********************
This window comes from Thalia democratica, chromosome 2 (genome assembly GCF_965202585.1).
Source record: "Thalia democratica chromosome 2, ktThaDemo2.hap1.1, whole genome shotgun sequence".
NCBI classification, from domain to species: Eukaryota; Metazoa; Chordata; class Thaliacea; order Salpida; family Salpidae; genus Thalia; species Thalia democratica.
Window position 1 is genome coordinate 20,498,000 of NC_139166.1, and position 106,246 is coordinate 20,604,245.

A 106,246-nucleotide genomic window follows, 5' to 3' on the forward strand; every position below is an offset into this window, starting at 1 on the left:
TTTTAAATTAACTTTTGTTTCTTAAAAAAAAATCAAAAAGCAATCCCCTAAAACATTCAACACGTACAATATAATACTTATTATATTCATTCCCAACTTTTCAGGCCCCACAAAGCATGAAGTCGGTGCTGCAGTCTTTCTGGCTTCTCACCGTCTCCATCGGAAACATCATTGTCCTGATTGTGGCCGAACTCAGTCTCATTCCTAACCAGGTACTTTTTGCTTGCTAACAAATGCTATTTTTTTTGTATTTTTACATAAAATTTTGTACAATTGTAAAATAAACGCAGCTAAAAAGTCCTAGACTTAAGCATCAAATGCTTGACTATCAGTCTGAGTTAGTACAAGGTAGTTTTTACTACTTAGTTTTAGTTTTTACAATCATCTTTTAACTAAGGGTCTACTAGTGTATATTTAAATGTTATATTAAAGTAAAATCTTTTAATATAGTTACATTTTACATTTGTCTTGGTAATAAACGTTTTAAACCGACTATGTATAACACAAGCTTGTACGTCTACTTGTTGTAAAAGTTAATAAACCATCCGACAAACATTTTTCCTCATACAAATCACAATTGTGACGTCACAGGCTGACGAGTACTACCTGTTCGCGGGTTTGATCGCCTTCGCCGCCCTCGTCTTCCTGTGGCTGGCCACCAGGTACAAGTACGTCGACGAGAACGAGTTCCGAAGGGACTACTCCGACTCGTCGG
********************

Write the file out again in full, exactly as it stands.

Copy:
This window comes from Thalia democratica, chromosome 2 (genome assembly GCF_965202585.1).
Source record: "Thalia democratica chromosome 2, ktThaDemo2.hap1.1, whole genome shotgun sequence".
NCBI classification, from domain to species: Eukaryota; Metazoa; Chordata; class Thaliacea; order Salpida; family Salpidae; genus Thalia; species Thalia democratica.
Window position 1 is genome coordinate 20,498,000 of NC_139166.1, and position 106,246 is coordinate 20,604,245.

A 106,246-nucleotide genomic window follows, 5' to 3' on the forward strand; every position below is an offset into this window, starting at 1 on the left:
TTTTAAATTAACTTTTGTTTCTTAAAAAAAAATCAAAAAGCAATCCCCTAAAACATTCAACACGTACAATATAATACTTATTATATTCATTCCCAACTTTTCAGGCCCCACAAAGCATGAAGTCGGTGCTGCAGTCTTTCTGGCTTCTCACCGTCTCCATCGGAAACATCATTGTCCTGATTGTGGCCGAACTCAGTCTCATTCCTAACCAGGTACTTTTTGCTTGCTAACAAATGCTATTTTTTTTGTATTTTTACATAAAATTTTGTACAATTGTAAAATAAACGCAGCTAAAAAGTCCTAGACTTAAGCATCAAATGCTTGACTATCAGTCTGAGTTAGTACAAGGTAGTTTTTACTACTTAGTTTTAGTTTTTACAATCATCTTTTAACTAAGGGTCTACTAGTGTATATTTAAATGTTATATTAAAGTAAAATCTTTTAATATAGTTACATTTTACATTTGTCTTGGTAATAAACGTTTTAAACCGACTATGTATAACACAAGCTTGTACGTCTACTTGTTGTAAAAGTTAATAAACCATCCGACAAACATTTTTCCTCATACAAATCACAATTGTGACGTCACAGGCTGACGAGTACTACCTGTTCGCGGGTTTGATCGCCTTCGCCGCCCTCGTCTTCCTGTGGCTGGCCACCAGGTACAAGTACGTCGACGAGAACGAGTTCCGAAGGGACTACTCCGACTCGTCGG